If I were to use a standard Sony Nightshot video camera and an IR pass through filter to see past your clothes, even though you are in that same public space, I would be violating you right to privacy and would be subjected to the legal penalties associated with that crime.

By the TSA using this MMW device to “see” past my clothing violates my reasonable expectation of privacy. Because this person is using the device under the color of law or pretend color of law, in order to detect contraband and to act on said contraband, the use of the device violates the Constitutional protection of the 4th Amendment.”

http://www.tsa.gov/travelers/airtravel/08conv_dnc.shtm discusses increased security at the airports during the conventions, including application of the scanners, but glosses over privacy implications.

This page from NPR says “This past week, the Transportation Security Administration introduced new security measures at Baltimore-Washington International Airport, including a controversial “whole-body scanner.” The scanner provides guards with an image that strips away a traveler’s clothing, revealing everything that person is carrying — and their naked bodies.”  The page also has a link to the audio story.

Image from the TSA showing output of a millimeter wave scanner.

Image from the TSA showing some output of a millimeter wave scanner.

This whole situation reeks.

If the public knew what the TSA was really up to here, they would be furious.

Get the word out, and let everyone know that there is nothing reasonable about a strip search under these conditions.

Update: Make Gmail Use SSL Permanently

August 27, 2008

Further to the previous post regarding how to set up GMail to force SSL throughout the email session, I noticed that I was having sporadic problems using the Gmail App on my mobile phone (The Gmail App is highly recommended, by the way).

It turns out that this is a known problem with the Gmail for Mobile application, but the fix is simple.

Go into the Gmail for Mobile App settings (on my phone it was in Menu > Go to > Settings), and uncheck the box that says “Always keep me signed in”.

Then make sure you select the option that says “Always use secure network connections (slower performance)” by enabling the check box beside that option.

Select “Save”, then Menu > Exit Gmail.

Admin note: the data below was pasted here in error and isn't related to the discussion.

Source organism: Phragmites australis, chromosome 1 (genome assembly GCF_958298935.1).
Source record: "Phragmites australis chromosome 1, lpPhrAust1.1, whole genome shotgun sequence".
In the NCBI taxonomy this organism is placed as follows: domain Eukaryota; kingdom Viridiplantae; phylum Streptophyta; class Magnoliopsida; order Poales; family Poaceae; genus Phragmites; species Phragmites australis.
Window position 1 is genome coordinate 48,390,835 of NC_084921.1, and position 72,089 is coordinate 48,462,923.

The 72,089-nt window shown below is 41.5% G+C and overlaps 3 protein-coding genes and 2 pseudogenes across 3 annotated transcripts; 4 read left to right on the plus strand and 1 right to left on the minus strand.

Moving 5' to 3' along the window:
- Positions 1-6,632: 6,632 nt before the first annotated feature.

Now you can restart the Gmail App, sign in using your username and password, and re-select the option in the menu to keep you logged in (Menu > Go to > Settings, and then put a check mark in the box that says “Always keep me signed in”).

Since I made these changes I haven’t had any problems, and I haven’t noticed that the connection is any slower over my EDGE connection than it was before.

Turn on permanent SSL for Gmail

August 20, 2008

Mike Perry of San Fransisco has developed a tool to break into Gmail accounts that are not using an SSL connection.  He presented details of his creation at Defcon 16, and is planning to release the tool over the next two weeks.

Part of the problem arises because when you go to the Gmail login page, the system logs you in using SSL, but then reverts back to an unencrypted connection to transfer the rest of the data to you.

To change the settings in Gmail permanently:

Log into your account using https://mail.google.com.
Click on “Settings” on the top right hand corner of the page.
Scroll down to the bottom of the page and find the “Browser Connection” option.
Select the option “Always use https”
Click “Save Changes”

Google also notes that it is important to end each of your Gmail sessions by clicking Sign out at the top of any Gmail page and to close all Gmail browser windows.

There is currently no free fix for users who use Gmail with their own domain.

Mike Perry writes more about why Google’s “fix” is not adequate given the threat.

Update August 27,2008:  Also read about how this affects the “Gmail for Mobile” application here.